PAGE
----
The senator did say she didn't like it when Trump was critical and demeaned people about whom he was speaking. She was asked by a constituent in the audience if she would support a censure of the president for his language, since she was bothered by it. She said she would "look into it," and she noted, honestly I might add, that even if she did offer a censure resolution, it would have to be approved by the Republican leadership and that wouldn't happen.
The glass jar with the questions was large, and Ernst answered only a few. She repeated herself frequently and went off on long, boring tangents. I believe that was a tactic to avoid answering a lot of questions. [Editor's note: repetition and filibustering to burn time are consistent features of Ernst's public appearances.]
While I disagree with her politics, I commend her for having town halls. Representative David Young (IA-03) doesn't bother with them anymore. He won't meet with groups - only meets with individuals for about ten minutes at a time. Everyone at this meeting was very polite, so I'm not sure what Young is so afraid of. While there were a few groans, that’s to be expected. Democracy is enhanced when both sides share their views and try to listen to each other. I can say the crowd listened today, and I hope Ernst did as well.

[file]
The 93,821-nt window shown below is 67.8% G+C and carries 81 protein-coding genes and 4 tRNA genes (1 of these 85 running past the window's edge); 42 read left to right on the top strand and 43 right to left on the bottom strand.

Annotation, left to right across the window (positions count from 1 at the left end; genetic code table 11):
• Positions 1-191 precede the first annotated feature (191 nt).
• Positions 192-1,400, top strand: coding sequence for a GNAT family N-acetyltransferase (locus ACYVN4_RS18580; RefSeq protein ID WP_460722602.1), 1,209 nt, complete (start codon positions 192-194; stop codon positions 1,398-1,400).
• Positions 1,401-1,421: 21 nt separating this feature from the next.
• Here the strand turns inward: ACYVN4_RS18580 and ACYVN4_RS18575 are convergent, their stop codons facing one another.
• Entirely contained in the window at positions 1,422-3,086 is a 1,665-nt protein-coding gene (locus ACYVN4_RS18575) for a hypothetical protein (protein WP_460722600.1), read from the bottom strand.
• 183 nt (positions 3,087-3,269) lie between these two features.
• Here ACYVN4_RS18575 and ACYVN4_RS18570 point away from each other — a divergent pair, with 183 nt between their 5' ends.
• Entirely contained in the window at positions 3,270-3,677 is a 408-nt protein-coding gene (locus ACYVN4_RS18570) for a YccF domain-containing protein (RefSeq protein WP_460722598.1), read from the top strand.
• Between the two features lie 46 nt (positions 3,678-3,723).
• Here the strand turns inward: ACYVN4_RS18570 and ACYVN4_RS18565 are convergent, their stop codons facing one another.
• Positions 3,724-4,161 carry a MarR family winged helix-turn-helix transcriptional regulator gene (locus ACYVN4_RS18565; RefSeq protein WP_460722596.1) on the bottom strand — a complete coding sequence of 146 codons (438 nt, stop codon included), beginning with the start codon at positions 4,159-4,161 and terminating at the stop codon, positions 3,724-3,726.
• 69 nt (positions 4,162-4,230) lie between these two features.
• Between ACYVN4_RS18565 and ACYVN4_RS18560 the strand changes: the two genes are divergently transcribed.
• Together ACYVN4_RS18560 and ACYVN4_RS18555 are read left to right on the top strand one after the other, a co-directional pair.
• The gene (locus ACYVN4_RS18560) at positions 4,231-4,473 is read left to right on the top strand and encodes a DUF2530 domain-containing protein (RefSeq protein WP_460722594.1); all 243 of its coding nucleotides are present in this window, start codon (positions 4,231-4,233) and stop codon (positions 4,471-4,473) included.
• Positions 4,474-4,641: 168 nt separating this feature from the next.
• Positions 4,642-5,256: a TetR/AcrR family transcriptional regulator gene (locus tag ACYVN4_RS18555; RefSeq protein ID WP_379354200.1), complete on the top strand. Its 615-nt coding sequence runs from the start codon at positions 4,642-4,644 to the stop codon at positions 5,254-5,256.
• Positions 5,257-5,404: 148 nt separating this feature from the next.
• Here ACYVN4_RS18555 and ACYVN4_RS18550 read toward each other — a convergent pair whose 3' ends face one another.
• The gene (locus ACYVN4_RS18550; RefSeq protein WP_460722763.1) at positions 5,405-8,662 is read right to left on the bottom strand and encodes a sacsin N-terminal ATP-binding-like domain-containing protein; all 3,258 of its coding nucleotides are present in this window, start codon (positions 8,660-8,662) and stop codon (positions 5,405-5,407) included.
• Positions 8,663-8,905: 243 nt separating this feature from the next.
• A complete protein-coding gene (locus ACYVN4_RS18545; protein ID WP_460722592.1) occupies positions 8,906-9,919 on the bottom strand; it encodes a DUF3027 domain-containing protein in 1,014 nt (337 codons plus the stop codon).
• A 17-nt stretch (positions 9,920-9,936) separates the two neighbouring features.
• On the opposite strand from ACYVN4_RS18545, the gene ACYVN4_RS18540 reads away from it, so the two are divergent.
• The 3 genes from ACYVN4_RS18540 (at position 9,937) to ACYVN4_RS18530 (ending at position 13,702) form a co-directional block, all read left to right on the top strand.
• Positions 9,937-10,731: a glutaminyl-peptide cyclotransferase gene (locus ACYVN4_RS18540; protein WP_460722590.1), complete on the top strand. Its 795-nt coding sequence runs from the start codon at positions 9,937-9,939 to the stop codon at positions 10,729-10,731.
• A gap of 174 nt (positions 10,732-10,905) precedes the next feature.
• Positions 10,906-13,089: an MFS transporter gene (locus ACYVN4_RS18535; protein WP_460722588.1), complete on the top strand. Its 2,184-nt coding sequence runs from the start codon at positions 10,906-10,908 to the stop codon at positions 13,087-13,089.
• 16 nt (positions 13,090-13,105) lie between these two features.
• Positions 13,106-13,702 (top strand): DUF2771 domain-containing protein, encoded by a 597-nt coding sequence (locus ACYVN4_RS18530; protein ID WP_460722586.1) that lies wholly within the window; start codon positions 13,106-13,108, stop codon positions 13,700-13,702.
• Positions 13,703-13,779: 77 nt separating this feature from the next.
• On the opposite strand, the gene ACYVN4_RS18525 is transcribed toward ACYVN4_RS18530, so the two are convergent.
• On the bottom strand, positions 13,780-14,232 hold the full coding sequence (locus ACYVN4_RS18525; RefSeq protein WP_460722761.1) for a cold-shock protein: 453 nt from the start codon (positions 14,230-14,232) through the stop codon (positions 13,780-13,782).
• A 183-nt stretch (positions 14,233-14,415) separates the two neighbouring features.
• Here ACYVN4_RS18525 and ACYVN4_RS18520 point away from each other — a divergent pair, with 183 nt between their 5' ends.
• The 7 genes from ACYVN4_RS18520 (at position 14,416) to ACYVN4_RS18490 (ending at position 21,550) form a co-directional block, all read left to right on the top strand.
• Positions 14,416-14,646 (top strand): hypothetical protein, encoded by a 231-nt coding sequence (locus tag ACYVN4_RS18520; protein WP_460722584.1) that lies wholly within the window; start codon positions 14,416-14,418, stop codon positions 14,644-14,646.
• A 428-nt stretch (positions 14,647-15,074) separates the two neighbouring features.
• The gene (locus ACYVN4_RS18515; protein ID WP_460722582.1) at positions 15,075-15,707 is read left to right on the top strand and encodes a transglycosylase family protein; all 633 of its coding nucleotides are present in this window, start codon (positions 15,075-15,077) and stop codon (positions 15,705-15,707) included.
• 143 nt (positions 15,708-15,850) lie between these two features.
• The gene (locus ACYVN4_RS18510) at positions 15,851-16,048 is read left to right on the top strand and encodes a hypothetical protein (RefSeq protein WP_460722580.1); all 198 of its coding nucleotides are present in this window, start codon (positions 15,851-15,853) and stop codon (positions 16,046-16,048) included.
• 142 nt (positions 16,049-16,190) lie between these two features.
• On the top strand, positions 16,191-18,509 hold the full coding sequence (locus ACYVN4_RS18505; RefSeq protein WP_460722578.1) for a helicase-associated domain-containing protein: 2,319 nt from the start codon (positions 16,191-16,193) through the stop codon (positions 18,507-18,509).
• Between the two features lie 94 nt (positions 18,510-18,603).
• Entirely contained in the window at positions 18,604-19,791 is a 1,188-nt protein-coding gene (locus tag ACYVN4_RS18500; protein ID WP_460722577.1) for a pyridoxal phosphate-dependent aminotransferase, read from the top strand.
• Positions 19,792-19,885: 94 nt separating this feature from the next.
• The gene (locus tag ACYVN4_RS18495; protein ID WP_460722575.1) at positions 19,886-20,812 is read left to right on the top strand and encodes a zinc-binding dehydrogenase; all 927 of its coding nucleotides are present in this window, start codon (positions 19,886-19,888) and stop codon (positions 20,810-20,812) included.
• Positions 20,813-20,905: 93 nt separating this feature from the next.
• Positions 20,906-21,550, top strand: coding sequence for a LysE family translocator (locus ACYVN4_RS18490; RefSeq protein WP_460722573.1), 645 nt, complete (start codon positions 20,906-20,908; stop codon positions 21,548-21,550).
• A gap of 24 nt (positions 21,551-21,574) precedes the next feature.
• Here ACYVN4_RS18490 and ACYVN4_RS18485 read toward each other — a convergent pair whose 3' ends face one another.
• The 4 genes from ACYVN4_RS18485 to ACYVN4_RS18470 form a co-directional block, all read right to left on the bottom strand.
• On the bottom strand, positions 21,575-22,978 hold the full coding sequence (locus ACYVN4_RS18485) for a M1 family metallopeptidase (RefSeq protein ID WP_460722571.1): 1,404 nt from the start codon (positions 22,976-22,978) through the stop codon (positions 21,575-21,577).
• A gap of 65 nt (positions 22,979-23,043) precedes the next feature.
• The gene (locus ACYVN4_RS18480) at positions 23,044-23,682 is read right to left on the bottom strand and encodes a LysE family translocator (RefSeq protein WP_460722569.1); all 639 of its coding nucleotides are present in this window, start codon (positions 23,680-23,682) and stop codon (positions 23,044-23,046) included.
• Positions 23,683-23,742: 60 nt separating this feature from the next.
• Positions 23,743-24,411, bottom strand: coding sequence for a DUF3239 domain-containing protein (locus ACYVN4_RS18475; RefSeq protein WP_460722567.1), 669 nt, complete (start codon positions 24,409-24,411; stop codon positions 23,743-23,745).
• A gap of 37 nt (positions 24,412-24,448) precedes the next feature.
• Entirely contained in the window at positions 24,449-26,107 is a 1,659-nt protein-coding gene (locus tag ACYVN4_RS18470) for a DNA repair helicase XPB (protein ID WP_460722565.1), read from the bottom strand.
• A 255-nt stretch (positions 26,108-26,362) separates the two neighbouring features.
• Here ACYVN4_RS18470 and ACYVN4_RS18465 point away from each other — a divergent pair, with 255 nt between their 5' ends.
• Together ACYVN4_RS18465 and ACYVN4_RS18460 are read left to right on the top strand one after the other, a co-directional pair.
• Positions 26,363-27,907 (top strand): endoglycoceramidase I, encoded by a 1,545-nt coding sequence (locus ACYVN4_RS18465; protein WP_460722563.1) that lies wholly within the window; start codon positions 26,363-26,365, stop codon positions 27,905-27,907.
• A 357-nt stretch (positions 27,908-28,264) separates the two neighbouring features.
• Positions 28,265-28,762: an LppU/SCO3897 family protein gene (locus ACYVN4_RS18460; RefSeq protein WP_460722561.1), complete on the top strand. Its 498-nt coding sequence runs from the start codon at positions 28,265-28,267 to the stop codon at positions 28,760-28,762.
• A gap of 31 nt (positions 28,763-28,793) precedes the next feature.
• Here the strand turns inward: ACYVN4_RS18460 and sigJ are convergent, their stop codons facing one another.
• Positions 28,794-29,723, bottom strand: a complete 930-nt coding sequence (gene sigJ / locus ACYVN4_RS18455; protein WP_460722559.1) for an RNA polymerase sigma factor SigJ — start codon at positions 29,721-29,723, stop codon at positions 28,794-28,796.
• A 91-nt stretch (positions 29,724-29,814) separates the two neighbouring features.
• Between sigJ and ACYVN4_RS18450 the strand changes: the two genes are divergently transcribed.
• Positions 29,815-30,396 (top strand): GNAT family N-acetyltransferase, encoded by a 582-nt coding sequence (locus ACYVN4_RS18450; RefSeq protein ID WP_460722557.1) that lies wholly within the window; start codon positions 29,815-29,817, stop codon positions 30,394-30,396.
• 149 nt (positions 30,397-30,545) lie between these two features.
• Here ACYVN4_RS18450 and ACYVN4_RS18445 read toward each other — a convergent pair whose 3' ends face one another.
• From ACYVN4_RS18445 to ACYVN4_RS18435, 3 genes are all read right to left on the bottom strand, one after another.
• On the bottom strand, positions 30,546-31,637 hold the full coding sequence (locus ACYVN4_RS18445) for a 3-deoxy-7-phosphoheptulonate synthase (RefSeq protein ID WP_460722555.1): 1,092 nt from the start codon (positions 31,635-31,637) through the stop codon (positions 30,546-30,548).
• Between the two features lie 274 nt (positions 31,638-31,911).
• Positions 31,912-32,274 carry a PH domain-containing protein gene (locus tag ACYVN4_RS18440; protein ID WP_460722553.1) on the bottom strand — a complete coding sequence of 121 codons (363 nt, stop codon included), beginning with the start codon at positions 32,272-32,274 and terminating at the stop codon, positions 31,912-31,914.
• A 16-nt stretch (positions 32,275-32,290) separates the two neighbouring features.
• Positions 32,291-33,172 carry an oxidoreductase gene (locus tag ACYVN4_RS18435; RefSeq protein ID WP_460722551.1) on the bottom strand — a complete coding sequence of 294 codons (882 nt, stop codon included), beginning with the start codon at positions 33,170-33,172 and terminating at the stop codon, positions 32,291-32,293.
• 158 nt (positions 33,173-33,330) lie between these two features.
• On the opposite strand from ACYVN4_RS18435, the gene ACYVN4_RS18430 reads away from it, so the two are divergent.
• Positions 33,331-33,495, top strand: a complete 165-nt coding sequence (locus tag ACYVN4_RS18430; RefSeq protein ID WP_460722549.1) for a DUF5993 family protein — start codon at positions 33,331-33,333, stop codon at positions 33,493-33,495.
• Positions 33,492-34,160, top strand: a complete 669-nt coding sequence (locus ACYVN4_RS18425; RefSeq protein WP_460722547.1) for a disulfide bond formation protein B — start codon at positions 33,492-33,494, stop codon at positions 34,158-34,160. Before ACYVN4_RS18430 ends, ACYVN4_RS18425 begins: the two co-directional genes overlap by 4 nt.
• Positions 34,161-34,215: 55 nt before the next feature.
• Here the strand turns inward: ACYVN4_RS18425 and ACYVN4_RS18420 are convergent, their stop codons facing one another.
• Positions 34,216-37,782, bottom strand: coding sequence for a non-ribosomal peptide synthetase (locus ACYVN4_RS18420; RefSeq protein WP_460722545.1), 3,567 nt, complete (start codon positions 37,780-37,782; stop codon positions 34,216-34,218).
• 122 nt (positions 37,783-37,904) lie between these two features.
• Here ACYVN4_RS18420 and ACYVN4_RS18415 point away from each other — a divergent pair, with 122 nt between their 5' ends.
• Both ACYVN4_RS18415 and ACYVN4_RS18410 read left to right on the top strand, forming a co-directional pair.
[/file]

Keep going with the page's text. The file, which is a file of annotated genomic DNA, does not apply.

Thanks to Jackie Steiber Cordon, Jan McCoppin Norris, Barb Nelson, and Pat Shipley. None of us took notes, but our lunch conversation and their comments on my Facebook page helped me put this together.
UPDATE: Someone who attended the town hall posted this YouTube video showing the Q & A about censuring the president:
Here's the exchange about trade and agriculture:
Susie Olesen is a former teacher and school administrator who lives in Greenfield and is committed to making the world better for our children and grandchildren. She works part-time for Des Moines-based Iowa School Finance Information Services.
Top image: Senator Joni Ernst at a town hall in Shenandoah, July 6, 2018. Photo by Pat Shipley, used with permission.